In the Ukrainian village of Bila Tserkva on Wednesday, an old Jew who had no Jewish living relatives passed suddenly.
Before the local rabbi learned the situation and Hatzalah volunteered Naftali Rabinovich from the Uman branch of the organization, a Christian funeral service for the deceased was scheduled.
On a special delegation dispatched by the organization to deliver generators to schools, orphanages, and medical facilities around the city, Rabinovich was in Bila Tserkva along with CEO Eli Pollak, VP of Operations Dov Maisel, and more volunteers.
The effort got underway on Tuesday in response to the severe electrical scarcity brought on by the war and the brutal winter weather.
Members of the group quickly interrupted the distribution to rush to the cemetery, where the deceased was about to be buried according to Christian tradition.
They promptly removed the crosses from the casket and draped his body in a talit before holding a Jewish burial after getting the go-ahead from the authorities.
Team members prayed for the deceased by reciting Tehillim and saying the Kaddish and El Maleh Rahamim.
The deceased was subsequently transported to his final resting place, the wooden coffin was lowered into the ground, and the grave was then covered with soil. This was done by Jewish tradition.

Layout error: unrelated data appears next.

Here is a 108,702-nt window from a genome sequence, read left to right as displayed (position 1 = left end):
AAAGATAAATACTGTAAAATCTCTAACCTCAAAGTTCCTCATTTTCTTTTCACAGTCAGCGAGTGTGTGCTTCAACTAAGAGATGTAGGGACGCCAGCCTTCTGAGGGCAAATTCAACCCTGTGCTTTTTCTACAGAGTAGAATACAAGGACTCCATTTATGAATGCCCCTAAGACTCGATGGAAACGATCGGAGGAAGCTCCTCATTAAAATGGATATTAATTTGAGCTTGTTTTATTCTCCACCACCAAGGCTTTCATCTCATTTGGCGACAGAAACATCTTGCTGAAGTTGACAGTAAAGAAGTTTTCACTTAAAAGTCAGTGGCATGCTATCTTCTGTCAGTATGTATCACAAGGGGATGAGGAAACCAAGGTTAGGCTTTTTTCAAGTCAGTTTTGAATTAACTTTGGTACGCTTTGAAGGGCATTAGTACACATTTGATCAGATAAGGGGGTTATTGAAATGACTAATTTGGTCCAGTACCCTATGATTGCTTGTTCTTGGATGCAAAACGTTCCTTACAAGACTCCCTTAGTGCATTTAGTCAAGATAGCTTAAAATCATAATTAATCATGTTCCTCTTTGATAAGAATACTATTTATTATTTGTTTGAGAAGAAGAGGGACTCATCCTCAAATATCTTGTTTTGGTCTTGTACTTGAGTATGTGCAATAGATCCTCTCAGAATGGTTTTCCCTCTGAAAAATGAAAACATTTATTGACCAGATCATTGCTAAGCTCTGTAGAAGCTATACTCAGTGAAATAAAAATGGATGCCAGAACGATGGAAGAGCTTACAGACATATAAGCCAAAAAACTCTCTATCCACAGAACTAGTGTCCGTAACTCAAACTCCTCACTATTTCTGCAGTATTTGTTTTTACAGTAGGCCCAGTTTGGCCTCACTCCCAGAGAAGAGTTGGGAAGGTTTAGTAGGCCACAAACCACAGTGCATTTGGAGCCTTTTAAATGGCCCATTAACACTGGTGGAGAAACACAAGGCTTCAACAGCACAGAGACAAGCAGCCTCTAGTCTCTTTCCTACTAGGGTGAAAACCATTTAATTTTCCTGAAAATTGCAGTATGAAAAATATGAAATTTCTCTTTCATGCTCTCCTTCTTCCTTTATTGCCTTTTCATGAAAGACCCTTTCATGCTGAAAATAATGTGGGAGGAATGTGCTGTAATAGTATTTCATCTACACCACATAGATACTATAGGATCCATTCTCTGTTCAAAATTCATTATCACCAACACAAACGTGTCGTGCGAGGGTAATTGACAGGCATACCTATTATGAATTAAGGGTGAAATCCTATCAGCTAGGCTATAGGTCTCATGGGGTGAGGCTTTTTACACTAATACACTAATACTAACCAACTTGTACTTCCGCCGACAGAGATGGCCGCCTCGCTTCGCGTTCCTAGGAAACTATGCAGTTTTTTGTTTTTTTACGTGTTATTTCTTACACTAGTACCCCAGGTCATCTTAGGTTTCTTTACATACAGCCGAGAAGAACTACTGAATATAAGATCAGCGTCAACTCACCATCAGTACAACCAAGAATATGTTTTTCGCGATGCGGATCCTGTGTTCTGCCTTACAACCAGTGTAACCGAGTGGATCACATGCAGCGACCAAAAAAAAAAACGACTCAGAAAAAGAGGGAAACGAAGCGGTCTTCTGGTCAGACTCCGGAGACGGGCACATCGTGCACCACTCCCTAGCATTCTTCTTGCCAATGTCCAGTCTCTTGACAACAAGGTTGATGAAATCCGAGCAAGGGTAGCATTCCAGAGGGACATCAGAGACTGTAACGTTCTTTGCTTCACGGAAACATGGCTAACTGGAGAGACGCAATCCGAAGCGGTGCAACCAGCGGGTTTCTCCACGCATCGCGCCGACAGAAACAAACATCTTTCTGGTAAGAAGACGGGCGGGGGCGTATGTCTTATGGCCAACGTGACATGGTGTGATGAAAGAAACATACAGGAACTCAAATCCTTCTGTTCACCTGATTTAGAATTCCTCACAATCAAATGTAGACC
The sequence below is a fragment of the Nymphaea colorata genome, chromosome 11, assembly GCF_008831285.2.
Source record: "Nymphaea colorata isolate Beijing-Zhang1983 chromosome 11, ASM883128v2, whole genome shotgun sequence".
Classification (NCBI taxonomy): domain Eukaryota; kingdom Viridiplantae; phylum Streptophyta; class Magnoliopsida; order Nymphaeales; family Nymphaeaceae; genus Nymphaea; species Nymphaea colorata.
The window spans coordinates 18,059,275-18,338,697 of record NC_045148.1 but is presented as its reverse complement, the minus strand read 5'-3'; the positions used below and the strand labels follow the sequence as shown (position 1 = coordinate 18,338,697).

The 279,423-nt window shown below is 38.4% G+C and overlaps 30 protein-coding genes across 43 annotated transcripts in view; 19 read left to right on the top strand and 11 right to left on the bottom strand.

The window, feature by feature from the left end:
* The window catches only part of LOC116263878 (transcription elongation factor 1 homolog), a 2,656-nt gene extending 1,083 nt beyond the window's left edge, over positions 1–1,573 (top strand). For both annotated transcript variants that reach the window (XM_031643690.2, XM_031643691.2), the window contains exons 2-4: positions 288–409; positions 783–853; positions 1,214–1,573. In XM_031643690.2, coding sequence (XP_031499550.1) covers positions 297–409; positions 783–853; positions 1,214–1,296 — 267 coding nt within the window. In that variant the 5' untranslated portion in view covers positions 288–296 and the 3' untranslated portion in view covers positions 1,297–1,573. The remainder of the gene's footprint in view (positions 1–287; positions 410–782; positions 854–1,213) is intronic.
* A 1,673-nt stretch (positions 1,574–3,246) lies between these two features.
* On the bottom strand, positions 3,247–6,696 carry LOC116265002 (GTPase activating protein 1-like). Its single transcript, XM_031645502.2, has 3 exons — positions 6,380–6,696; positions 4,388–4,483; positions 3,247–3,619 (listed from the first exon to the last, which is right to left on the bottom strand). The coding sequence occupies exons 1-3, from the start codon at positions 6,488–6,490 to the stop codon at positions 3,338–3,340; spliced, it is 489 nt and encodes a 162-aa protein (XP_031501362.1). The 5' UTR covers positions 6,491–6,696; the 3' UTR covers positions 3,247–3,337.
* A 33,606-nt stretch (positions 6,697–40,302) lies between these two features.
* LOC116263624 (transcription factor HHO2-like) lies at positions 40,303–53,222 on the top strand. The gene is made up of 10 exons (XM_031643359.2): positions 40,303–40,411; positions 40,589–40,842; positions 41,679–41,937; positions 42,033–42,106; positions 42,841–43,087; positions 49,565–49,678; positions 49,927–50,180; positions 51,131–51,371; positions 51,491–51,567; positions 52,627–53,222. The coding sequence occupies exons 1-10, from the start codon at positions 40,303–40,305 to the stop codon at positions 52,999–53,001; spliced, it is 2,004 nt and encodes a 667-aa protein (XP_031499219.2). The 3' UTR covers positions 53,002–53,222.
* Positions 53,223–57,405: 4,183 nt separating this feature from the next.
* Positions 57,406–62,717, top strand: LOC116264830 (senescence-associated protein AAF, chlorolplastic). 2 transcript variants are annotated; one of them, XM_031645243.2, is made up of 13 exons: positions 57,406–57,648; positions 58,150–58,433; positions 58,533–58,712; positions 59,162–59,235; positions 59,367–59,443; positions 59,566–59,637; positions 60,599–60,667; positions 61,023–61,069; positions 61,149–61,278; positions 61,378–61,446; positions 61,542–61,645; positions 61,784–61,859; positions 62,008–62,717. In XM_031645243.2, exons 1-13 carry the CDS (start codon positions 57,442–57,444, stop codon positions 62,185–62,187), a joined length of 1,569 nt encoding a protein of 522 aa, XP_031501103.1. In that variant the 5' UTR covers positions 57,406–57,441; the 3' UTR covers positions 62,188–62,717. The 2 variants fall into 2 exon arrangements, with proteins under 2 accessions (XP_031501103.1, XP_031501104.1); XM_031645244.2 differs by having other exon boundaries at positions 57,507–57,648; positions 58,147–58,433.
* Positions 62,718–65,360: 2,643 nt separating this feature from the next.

Dov Maisel, the organization’s vice president of operations, continued, “United Hatzalah takes satisfaction in helping everyone, whether Jewish or not.
In one case, we temporarily stopped our generator deliveries to assist a man in having a decent funeral per his religious beliefs.
It was an urgent appeal to give someone in need the proper funeral.
CEO of United Hatzalah Eli Pollack said, “This was a humbling and moving event for me.
To display the kaddish for one of our fellow Jews who were due to have a non-Jewish funeral, we could scrounge together a minyan (quorum of ten males).
I’m grateful that I could participate in this act of kindness toward kindness.